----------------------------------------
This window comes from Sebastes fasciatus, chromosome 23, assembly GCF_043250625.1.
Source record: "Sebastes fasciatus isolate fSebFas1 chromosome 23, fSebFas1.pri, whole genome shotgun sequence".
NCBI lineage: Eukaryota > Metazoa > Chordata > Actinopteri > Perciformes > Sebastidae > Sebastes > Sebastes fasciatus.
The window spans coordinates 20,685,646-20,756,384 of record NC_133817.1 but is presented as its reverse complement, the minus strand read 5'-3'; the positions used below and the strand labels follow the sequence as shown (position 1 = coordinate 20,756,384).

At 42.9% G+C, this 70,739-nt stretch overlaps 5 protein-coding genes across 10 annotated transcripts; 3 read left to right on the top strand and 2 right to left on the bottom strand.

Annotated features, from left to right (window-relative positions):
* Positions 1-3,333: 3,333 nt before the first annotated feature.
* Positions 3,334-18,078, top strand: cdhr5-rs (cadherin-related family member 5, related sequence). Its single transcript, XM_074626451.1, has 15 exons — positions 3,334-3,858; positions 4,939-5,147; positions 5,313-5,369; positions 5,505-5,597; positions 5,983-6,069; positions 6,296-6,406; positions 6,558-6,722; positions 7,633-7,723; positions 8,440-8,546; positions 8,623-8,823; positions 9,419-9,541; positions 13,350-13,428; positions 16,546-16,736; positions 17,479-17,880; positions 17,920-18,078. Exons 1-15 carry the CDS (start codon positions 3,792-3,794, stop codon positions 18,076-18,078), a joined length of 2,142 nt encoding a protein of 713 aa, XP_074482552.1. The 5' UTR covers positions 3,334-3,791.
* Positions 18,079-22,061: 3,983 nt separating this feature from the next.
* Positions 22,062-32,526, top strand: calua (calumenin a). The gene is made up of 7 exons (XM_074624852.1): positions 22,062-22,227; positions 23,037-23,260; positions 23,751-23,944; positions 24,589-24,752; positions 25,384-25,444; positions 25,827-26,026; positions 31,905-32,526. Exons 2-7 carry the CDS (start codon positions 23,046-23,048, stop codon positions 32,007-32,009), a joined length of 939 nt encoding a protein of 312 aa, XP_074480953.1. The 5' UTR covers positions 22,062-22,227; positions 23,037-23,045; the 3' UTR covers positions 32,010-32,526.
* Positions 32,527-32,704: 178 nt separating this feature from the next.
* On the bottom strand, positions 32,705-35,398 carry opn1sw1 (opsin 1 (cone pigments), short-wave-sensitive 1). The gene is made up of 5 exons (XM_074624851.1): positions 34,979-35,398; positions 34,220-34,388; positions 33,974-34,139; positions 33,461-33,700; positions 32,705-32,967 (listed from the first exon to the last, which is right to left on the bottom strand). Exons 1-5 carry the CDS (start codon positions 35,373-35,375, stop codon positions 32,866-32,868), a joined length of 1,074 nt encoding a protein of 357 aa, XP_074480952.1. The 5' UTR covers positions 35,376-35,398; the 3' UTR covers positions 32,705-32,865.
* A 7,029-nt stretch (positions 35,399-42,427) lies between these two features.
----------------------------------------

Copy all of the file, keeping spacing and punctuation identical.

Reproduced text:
This window comes from Sebastes fasciatus, chromosome 23, assembly GCF_043250625.1.
Source record: "Sebastes fasciatus isolate fSebFas1 chromosome 23, fSebFas1.pri, whole genome shotgun sequence".
NCBI lineage: Eukaryota > Metazoa > Chordata > Actinopteri > Perciformes > Sebastidae > Sebastes > Sebastes fasciatus.
The window spans coordinates 20,685,646-20,756,384 of record NC_133817.1 but is presented as its reverse complement, the minus strand read 5'-3'; the positions used below and the strand labels follow the sequence as shown (position 1 = coordinate 20,756,384).

At 42.9% G+C, this 70,739-nt stretch overlaps 5 protein-coding genes across 10 annotated transcripts; 3 read left to right on the top strand and 2 right to left on the bottom strand.

Annotated features, from left to right (window-relative positions):
* Positions 1-3,333: 3,333 nt before the first annotated feature.
* Positions 3,334-18,078, top strand: cdhr5-rs (cadherin-related family member 5, related sequence). Its single transcript, XM_074626451.1, has 15 exons — positions 3,334-3,858; positions 4,939-5,147; positions 5,313-5,369; positions 5,505-5,597; positions 5,983-6,069; positions 6,296-6,406; positions 6,558-6,722; positions 7,633-7,723; positions 8,440-8,546; positions 8,623-8,823; positions 9,419-9,541; positions 13,350-13,428; positions 16,546-16,736; positions 17,479-17,880; positions 17,920-18,078. Exons 1-15 carry the CDS (start codon positions 3,792-3,794, stop codon positions 18,076-18,078), a joined length of 2,142 nt encoding a protein of 713 aa, XP_074482552.1. The 5' UTR covers positions 3,334-3,791.
* Positions 18,079-22,061: 3,983 nt separating this feature from the next.
* Positions 22,062-32,526, top strand: calua (calumenin a). The gene is made up of 7 exons (XM_074624852.1): positions 22,062-22,227; positions 23,037-23,260; positions 23,751-23,944; positions 24,589-24,752; positions 25,384-25,444; positions 25,827-26,026; positions 31,905-32,526. Exons 2-7 carry the CDS (start codon positions 23,046-23,048, stop codon positions 32,007-32,009), a joined length of 939 nt encoding a protein of 312 aa, XP_074480953.1. The 5' UTR covers positions 22,062-22,227; positions 23,037-23,045; the 3' UTR covers positions 32,010-32,526.
* Positions 32,527-32,704: 178 nt separating this feature from the next.
* On the bottom strand, positions 32,705-35,398 carry opn1sw1 (opsin 1 (cone pigments), short-wave-sensitive 1). The gene is made up of 5 exons (XM_074624851.1): positions 34,979-35,398; positions 34,220-34,388; positions 33,974-34,139; positions 33,461-33,700; positions 32,705-32,967 (listed from the first exon to the last, which is right to left on the bottom strand). Exons 1-5 carry the CDS (start codon positions 35,373-35,375, stop codon positions 32,866-32,868), a joined length of 1,074 nt encoding a protein of 357 aa, XP_074480952.1. The 5' UTR covers positions 35,376-35,398; the 3' UTR covers positions 32,705-32,865.
* A 7,029-nt stretch (positions 35,399-42,427) lies between these two features.